While not even close to its predecessors in terms of size or scale, Bethesda’s Skyrim is often considered to be one of the greatest open-world games ever created. It’s developed a bit of a reputation for its relatively unstable nature, but an absurdly dedicated modding community and an abundance of ports and re-releases have helped to ensure that the exploits of the Dragonborn won’t soon be forgotten. Fallout 76 may be on the way, but it will be years before the gaming community is through with Skyrim’s 15 square mile map.
Slightly outclassing its sequel in terms of map scale, Oblivion and Skyrim are both equally beloved open-world titles in the eyes of just about everyone. Though both of these games may be showing their age as the seventh console generation continues to shrink in the rearview mirror, these titles are proof that graphical fidelity isn’t a necessity of quality game design. A more than adequately sized map for the time, Oblivion offers so much content scattered across its 16 square mile map that hardcore fans will likely keep coming back to it for years to come.
Breath of the Wild is generally considered to be one of the best games in a franchise already posited by many to be one of the greatest in gaming history. An extension of what was a very ambitious open-world early NES game, Breath of the Wild has such an incredible amount of content packed into its 22 square mile map that most will doubtlessly be playing far past the 100-hour mark. Just as Ocarina of Time’s Hyrule Field was considered to be an impressive feat on the Nintendo 64’s hardware, the fact that Nintendo managed to fit such a vibrant, captivating game on what is effectively a mobile console is nothing short of amazing.
Far Cry 2 is perhaps one of the most ambitious early seventh generation titles, and it modernized and helped pave the way for a series which previously wasn’t too console friendly. While those who were made to suffer through these years with nothing but a Nintendo Wii had to endure the terrifically awful Far Cry Vengeance, the impressive 31 square mile expanse available in Far Cry 2 was an absolute pleasure for PS3 and Xbox 360 owners to explore. Packed with dynamically burning brush and believably-rendered stretches of African Serengeti, Far Cry’s sequel was a real treat ten years ago.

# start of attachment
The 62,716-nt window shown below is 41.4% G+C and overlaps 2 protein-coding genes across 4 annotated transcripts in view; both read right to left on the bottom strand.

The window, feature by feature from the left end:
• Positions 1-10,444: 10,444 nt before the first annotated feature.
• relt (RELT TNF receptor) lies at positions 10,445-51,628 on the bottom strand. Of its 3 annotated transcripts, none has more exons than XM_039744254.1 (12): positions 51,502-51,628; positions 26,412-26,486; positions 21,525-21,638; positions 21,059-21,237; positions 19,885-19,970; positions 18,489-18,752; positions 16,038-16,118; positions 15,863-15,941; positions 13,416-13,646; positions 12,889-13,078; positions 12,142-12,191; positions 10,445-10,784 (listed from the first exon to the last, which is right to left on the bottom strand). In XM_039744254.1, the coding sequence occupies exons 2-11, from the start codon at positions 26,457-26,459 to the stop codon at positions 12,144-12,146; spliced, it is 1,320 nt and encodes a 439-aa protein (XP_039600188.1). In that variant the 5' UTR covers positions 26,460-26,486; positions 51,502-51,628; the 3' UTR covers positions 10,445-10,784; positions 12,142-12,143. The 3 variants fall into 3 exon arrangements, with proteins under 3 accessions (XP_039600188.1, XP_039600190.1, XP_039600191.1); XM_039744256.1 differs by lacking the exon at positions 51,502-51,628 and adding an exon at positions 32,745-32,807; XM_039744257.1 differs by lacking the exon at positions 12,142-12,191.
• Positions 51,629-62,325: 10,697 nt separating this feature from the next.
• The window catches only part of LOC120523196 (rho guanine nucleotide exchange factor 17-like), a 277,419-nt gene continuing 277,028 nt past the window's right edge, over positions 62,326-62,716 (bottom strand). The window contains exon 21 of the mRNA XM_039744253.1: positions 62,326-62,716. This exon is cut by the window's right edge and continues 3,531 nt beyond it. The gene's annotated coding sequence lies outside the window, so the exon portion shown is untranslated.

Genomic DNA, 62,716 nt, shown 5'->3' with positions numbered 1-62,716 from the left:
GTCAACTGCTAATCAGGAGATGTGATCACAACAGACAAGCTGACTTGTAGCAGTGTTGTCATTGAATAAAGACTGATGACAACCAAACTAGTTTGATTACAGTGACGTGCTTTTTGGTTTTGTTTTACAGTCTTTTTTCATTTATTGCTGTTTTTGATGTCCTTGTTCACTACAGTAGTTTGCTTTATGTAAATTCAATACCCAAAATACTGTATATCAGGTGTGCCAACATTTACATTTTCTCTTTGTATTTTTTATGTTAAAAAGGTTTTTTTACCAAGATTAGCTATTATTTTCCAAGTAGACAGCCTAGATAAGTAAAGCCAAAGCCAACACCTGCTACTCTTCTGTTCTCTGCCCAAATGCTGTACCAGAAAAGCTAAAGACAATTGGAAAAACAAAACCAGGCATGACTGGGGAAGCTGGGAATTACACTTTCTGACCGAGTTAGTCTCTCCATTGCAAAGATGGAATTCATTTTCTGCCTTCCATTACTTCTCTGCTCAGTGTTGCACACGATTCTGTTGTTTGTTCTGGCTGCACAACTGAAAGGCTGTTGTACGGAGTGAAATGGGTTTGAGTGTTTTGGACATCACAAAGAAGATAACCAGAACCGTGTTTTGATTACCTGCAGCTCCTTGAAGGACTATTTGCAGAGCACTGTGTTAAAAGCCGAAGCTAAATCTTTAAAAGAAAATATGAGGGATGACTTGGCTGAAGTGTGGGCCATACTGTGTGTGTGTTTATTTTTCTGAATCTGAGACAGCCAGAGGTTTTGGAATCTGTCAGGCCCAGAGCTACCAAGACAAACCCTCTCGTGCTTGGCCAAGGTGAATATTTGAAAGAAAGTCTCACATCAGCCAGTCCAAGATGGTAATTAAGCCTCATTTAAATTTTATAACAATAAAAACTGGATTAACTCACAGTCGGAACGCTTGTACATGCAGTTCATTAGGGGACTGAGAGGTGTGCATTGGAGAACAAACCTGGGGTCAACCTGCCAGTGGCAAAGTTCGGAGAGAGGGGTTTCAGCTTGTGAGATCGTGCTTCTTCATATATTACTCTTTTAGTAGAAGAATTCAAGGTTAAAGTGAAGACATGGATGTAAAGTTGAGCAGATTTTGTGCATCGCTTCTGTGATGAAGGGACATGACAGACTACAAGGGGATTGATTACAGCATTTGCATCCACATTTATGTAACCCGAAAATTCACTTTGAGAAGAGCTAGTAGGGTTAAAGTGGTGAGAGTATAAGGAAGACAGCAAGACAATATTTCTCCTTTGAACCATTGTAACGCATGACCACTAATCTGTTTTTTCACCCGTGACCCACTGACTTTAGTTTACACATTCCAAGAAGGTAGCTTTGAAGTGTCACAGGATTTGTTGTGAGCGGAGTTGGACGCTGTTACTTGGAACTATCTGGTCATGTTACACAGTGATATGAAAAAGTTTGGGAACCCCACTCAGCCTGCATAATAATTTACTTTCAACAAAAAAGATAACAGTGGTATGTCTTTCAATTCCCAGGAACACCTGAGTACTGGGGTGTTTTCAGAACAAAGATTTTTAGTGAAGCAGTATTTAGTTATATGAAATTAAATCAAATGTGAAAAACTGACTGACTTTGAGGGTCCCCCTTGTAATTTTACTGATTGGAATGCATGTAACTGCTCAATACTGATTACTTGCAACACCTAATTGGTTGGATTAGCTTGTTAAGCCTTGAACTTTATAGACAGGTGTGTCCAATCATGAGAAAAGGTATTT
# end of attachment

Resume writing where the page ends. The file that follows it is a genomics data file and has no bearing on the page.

Much like the game’s success as a spiritual sequel to the fantastic Fallout: New Vegas, Fallout 4’s map size is up for debate. I have yet to see a definitive measurement, but some have argued that the map is actually as small as three or four square miles. Regardless of size, Fallout 4 certainly feels large enough. From the densely-packed, dangerous streets of Boston to the ghostly and literally sickening craters of The Glowing Sea, Fallout 4’s environments are so varied and unique that, even if the game is a bit smaller than other open-world titles, it packs a punch the strength of which could not easily be matched.
I don’t know that I’ll win over too many fans by saying this, but I find Dragon Age: Inquisition to be somewhat of a poor man’s version of The Witcher 3. While I’m sure that each series has its staunch supporters, The Witcher series just comes off as vastly superior to a game which, were it free of EA’s restraints, may prove itself to be a legitimate rival. That said, Inquisition at least managed to deliver in terms of map size. With a full 45 square miles to explore and pillage, BioWare has proven that they still, to some extent, know what they are doing.
The culmination of what must have been years of hard work and dedication, Rockstar Games’ Grand Theft Auto V may very well go down as one of the most successful open-world games ever to be released. Nowadays the developer seems to be a bit too bogged down in support of microtransactions and micro-DLC for GTA Online (which has pretty much become an entity entirely separate of the base game), but the basic GTA V experience is still incredibly fun to experience. Endlessly entertaining and detailed nearly to a fault, the almost 50 square miles of playable space available in Rockstar’s mega-hit is brimming with weird people to meet and ramps from which to vault a flaming sports car.
Though the series has seriously been dragged through the mud thanks to a myriad of shoddy, microtransaction-riddled recent releases, plenty of fans still remember the glory days of the Desmond Miles trilogy. While Miles is only casually referred to in Black Flag, the 2013 release continues to stand as one of the best games in the franchise. A whopping 55 square miles are navigable, and, given a ship and a piratical mindset, the possibilities are just about endless. Unfortunately, Black Flag remains as one of the final games in the series to avoid exorbitant indulgence in consumer-unfriendly monetization practices.